The Sheba Medical Center in Tel Hashomer has decided to investigate the circumstances leading up to the death of a patient, after a Facebook posting by the man's son criticized the hospital's treatment in his father's final days.
Yoram Segev of Mevassert Zion, 69, an attorney and national secretary of the Histadrut labor federation's Union of Jurists, died on the eve of Yom Kippur, less than two weeks after he was hospitalized for a bone marrow transplant. A father of four and grandfather of six, Segev was diagnosed with lymphoma in May 2011. He was initially treated at Shaare Zedek Medical Center in Jerusalem.
At the advice of his Shaare Zedek physicians after a few months in remission, Segev decided on a bone marrow transplant to prevent the cancer from returning. Two weeks prior to his death, he was admitted to Sheba Medical Center. Segev chose Sheba because of its excellent reputation for bone transplants, his son Yoav, an employee at Haaretz, wrote in a note posted on Facebook following his father's death:
“He selected this hospital for the good reputation of its Bone Marrow Transplantation Department and went into the procedure in optimal health and on the recommendation of his doctors, who believed that he was absolutely fit to endure this aggressive procedure,” wrote the younger Segev. “But 10 days after his admission, his health deteriorated suddenly and unexpectedly and he died.”
In the final days of Yoram Segev's life, his family was increasingly dismayed with the humiliating way he was treated by the hospital staff, which his son Yoav described on Facebook as “arrogant, disrespectful, and condescending.”
"When my father complained of excruciating abdominal pain to the male nurse in the department, the nurse dismissed him with the wave of a hand and ordered him to stop complaining and whining," Yoav Segev wrote. "In another incident he asked a female nurse how long he will have to be with an uncomfortable oxygen mask and was given the condescending reply: 'Why, are you in a hurry? Do you want to go outside for a walk?'"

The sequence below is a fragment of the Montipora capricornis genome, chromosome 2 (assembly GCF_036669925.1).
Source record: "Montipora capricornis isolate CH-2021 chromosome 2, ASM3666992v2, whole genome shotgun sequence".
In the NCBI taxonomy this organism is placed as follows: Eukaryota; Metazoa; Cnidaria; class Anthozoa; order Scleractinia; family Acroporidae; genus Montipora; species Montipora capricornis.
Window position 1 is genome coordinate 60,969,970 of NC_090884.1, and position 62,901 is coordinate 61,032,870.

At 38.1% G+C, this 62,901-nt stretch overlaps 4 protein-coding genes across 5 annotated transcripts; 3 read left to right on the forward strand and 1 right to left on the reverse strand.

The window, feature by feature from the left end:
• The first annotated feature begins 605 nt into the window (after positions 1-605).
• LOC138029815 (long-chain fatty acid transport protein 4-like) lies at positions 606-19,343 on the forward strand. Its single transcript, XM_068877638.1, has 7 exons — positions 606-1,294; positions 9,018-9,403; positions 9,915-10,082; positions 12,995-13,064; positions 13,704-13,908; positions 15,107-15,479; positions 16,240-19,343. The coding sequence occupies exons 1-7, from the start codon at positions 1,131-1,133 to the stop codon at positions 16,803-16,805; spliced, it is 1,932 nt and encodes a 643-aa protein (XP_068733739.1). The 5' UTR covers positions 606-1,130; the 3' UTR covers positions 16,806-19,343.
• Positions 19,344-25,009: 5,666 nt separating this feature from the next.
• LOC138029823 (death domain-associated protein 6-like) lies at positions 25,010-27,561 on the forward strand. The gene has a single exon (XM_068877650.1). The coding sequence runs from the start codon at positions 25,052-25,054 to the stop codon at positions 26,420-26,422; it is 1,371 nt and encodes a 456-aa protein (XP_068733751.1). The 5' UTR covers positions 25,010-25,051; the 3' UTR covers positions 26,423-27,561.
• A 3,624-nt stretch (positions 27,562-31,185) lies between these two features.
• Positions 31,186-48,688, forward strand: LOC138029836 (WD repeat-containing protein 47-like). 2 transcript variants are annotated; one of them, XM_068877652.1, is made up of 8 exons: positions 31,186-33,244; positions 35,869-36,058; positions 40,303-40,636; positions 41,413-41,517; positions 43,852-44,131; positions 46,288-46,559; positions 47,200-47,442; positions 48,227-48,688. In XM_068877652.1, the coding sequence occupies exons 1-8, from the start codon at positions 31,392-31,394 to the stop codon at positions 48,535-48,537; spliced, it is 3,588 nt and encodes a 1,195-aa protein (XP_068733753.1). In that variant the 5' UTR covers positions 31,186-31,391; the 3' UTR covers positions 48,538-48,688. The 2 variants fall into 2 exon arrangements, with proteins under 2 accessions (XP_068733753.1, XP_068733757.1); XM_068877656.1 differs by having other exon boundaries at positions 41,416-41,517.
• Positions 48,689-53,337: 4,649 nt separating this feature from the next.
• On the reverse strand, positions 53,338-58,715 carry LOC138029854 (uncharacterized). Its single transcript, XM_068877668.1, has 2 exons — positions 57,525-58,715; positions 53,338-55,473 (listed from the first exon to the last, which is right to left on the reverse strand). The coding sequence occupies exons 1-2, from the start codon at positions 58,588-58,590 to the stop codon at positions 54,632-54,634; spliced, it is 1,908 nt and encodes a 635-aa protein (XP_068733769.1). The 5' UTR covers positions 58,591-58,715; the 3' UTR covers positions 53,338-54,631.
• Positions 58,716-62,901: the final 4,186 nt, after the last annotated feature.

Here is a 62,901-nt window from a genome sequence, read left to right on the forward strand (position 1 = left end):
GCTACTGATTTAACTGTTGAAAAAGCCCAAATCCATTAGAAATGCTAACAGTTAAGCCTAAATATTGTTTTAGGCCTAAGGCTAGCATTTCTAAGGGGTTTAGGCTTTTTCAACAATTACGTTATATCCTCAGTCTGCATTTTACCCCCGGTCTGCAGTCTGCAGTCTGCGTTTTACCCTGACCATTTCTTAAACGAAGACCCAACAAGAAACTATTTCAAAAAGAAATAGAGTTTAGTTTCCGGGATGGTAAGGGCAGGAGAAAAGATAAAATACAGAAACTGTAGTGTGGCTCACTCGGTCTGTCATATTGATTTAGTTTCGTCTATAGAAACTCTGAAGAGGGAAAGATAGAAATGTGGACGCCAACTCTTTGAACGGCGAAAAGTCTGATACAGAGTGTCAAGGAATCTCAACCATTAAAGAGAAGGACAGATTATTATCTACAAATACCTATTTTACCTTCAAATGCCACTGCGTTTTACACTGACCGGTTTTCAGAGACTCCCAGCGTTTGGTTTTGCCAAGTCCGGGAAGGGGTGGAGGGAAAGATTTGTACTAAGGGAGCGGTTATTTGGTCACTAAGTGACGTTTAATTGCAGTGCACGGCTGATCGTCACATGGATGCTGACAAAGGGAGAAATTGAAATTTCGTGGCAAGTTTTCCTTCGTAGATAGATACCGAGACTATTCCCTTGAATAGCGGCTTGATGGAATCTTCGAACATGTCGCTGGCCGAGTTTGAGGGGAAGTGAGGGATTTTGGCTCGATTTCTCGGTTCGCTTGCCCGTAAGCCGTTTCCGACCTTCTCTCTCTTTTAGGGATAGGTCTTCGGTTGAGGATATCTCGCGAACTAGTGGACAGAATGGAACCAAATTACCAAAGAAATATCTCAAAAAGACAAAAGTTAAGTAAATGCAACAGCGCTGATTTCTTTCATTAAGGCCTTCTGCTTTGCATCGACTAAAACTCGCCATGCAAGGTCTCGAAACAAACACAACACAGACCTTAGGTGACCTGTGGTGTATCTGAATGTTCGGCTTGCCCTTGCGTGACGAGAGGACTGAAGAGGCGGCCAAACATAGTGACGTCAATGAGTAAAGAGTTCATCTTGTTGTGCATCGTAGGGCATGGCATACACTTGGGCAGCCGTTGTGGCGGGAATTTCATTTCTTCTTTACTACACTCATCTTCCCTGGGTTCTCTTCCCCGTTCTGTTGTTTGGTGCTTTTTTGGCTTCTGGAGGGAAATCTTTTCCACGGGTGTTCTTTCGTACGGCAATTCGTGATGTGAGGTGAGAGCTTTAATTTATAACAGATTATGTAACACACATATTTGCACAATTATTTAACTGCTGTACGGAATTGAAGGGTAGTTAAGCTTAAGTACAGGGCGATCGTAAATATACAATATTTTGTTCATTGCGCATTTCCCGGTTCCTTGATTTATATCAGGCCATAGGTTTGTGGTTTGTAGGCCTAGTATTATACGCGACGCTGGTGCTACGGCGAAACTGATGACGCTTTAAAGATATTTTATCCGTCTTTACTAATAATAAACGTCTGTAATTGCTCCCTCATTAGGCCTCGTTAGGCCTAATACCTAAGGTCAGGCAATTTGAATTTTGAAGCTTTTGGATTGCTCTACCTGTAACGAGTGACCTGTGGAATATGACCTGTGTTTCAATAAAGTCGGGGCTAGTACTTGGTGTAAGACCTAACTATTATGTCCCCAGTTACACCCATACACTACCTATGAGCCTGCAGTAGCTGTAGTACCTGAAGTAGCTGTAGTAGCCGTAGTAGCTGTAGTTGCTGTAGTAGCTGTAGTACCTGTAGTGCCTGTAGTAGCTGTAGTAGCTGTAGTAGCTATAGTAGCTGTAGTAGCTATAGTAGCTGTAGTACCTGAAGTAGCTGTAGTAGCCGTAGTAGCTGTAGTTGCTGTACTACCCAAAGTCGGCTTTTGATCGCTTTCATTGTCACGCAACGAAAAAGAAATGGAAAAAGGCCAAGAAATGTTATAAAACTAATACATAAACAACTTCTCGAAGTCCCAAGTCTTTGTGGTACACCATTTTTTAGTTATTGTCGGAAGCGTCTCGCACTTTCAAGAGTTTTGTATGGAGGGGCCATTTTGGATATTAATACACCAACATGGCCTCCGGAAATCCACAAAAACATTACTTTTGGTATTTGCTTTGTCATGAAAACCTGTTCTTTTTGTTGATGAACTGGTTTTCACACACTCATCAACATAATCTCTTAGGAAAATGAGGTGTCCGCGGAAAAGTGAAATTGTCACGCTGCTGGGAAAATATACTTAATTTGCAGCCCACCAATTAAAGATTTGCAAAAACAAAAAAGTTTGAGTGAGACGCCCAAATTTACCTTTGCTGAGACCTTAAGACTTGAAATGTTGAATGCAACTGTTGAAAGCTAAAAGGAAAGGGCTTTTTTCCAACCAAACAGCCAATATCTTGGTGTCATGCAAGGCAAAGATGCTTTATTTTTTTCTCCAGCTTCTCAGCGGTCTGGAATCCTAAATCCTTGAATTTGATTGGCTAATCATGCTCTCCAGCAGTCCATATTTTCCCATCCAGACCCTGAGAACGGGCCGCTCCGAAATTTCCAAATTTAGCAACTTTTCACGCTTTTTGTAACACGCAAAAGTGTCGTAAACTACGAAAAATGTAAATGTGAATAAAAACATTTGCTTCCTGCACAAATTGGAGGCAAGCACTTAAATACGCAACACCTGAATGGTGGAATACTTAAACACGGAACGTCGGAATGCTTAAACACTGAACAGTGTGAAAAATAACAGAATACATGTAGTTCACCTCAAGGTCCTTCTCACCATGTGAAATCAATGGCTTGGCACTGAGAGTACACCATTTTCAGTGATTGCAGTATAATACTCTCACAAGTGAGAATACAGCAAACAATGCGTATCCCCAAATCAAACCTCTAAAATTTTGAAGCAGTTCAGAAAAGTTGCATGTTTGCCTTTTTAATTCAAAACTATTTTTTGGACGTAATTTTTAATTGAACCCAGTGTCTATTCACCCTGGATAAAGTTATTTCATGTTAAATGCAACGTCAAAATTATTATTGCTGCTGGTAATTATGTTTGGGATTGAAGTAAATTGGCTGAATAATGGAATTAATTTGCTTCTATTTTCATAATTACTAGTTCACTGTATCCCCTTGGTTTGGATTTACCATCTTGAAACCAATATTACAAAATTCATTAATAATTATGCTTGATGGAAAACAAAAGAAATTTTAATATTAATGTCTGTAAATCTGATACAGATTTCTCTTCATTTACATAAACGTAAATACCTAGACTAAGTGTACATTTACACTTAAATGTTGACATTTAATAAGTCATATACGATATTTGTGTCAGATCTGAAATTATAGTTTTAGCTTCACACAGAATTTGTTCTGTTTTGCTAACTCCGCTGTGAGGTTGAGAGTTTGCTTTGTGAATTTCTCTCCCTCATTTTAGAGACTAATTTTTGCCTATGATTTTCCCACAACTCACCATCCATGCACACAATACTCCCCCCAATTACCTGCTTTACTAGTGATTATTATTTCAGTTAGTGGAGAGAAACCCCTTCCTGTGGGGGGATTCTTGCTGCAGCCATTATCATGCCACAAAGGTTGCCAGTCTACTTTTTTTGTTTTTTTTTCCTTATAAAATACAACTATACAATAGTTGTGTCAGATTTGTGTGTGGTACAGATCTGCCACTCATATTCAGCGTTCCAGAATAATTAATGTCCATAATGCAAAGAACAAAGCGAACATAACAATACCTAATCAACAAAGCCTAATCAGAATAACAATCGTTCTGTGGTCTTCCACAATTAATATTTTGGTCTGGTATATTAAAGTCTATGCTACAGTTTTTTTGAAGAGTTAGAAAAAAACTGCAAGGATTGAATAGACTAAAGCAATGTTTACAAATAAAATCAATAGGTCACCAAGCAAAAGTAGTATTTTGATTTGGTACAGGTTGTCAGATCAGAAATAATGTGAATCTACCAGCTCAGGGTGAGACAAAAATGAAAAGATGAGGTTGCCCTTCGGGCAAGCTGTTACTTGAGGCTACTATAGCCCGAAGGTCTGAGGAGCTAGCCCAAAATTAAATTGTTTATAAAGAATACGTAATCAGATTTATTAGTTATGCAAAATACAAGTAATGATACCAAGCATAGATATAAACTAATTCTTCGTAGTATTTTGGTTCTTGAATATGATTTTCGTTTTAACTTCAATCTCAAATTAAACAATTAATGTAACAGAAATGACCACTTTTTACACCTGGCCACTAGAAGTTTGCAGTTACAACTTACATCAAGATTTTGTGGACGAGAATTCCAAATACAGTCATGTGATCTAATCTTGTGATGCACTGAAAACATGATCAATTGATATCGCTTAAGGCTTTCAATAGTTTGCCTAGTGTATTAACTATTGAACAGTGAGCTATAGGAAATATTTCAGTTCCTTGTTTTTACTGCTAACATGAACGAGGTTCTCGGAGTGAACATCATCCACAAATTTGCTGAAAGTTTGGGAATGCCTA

The senior physician on the case treated him no better. “The senior doctor, who was principally in charge of my father's treatment, never spoke to my mother nor did he disclose the severity of his condition,” wrote the younger Segev. “He did not update her (or consult with her) about the medical procedures he was considering and the possible consequences of each one of them. When my family approached the doctors with questions, both at the start and during the treatment, in order to alert the staff of potential complications which my father experienced at Shaare Zedek (after he was diagnosed), the doctors ignored them and treated my father according to protocol without explaining how they intended to adapt the treatment to suit my father's specific condition.
“Every department in a hospital is filled with people who are, first and foremost, individuals with unique worlds, including families, and only afterwards patients. They should, therefore, be treated accordingly: professionally, individually and with compassion and understanding towards them and their families. This is exactly the treatment I saw my father receive when he was hospitalized in Shaare Zedek hospital a year and a half ago,” the son wrote.